Nature at Home
Agricultural Importance of Carpenter Bees Agricultural Importance of Carpenter Bees Rachael Winfree, an ecologist and pollination expert at Rutgers University who was a senior author of a paper published by the Royal Society stated, “Wild bees are often more effective pollinators than honeybees, but research has shown several species are in sharp decline.”

While an article found in the Green Blog from the UC Division of Agriculture and Natural Resources stated that about 15 percent of our agricultural industries’ value comes from native bees like the carpenter bees.

Carpenter bees are the only pollinator of Avocado and Lemon, and one of only two pollinators of Tomato, Eggplant, Pigeon Pea and Watermelon in the Virgin Islands according to the USDA.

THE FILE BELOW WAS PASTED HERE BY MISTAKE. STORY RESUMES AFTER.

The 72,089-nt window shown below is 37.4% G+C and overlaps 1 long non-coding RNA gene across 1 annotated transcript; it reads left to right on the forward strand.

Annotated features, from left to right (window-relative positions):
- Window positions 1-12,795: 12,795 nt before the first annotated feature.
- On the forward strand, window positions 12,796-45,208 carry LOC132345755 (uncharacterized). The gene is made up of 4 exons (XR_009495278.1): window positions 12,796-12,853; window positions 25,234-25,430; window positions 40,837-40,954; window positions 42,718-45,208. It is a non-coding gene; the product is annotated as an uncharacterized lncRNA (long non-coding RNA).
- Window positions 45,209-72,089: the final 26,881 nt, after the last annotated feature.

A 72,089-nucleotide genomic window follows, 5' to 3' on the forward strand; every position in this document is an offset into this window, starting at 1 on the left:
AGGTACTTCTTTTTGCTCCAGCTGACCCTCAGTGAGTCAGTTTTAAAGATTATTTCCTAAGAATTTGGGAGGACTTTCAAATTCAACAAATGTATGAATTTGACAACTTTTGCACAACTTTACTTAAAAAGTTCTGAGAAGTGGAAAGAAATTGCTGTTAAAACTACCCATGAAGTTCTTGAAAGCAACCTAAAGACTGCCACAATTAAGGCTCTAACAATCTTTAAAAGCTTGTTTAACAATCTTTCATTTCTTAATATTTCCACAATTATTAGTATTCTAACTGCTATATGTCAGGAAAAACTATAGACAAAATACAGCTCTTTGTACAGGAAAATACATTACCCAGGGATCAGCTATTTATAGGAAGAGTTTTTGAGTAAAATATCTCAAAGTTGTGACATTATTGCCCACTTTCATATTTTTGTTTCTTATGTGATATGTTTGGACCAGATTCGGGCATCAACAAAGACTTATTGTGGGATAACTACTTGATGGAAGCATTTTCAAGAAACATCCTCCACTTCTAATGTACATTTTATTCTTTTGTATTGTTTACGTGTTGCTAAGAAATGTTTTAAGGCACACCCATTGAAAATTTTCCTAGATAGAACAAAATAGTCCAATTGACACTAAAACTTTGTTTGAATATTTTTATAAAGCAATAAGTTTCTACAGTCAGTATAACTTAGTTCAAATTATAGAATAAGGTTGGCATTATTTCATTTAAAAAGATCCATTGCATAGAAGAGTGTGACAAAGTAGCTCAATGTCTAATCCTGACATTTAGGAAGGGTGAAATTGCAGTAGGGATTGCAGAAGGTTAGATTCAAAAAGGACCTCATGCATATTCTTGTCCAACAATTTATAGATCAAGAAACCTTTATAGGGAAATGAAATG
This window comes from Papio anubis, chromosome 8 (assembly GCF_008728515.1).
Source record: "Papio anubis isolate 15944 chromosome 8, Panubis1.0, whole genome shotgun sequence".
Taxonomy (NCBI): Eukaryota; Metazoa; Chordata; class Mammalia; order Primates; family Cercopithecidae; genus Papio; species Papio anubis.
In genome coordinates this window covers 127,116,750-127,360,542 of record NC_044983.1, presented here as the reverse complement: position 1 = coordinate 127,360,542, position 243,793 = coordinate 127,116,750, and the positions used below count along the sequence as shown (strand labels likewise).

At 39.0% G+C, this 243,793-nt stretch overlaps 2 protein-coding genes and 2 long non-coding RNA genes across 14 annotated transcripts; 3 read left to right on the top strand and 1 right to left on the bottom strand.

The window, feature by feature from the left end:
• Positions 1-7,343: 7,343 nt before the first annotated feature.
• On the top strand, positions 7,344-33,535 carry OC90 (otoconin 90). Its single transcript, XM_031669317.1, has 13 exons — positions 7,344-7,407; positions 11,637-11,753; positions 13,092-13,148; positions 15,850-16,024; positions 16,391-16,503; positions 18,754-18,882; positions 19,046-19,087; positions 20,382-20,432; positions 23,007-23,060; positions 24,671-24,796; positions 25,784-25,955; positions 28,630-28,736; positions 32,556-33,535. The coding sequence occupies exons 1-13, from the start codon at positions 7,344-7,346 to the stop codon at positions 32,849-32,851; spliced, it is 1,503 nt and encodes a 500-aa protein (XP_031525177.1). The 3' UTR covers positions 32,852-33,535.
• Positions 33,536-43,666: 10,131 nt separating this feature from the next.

Carpenter Bee Pollinator Chart

Yet we concentrate our thoughts and efforts on saving honeybees, overlooking the fact that they don’t fertilize everything.

Killing carpenter bees and other wild bees is destroying agricultural production and driving up food costs.

Because carpenter bees are important pollinators, many farmers encourage their presence promoting pollination and carpenter bee production by constructing bee blocks (artificial bee houses).

Carpenter Bee House By drilling various sized holes into blocks of wood (but not all the way through) and posting them near their gardens they will not only help improve pollination, but they will also help keep bees away from wood structures on your house.

Despite the farmers’ efforts widespread pesticide use and habitat destruction continue to impact the carpenter bees’ ability to provide pollination for our fruits, vegetables and native wildflowers.




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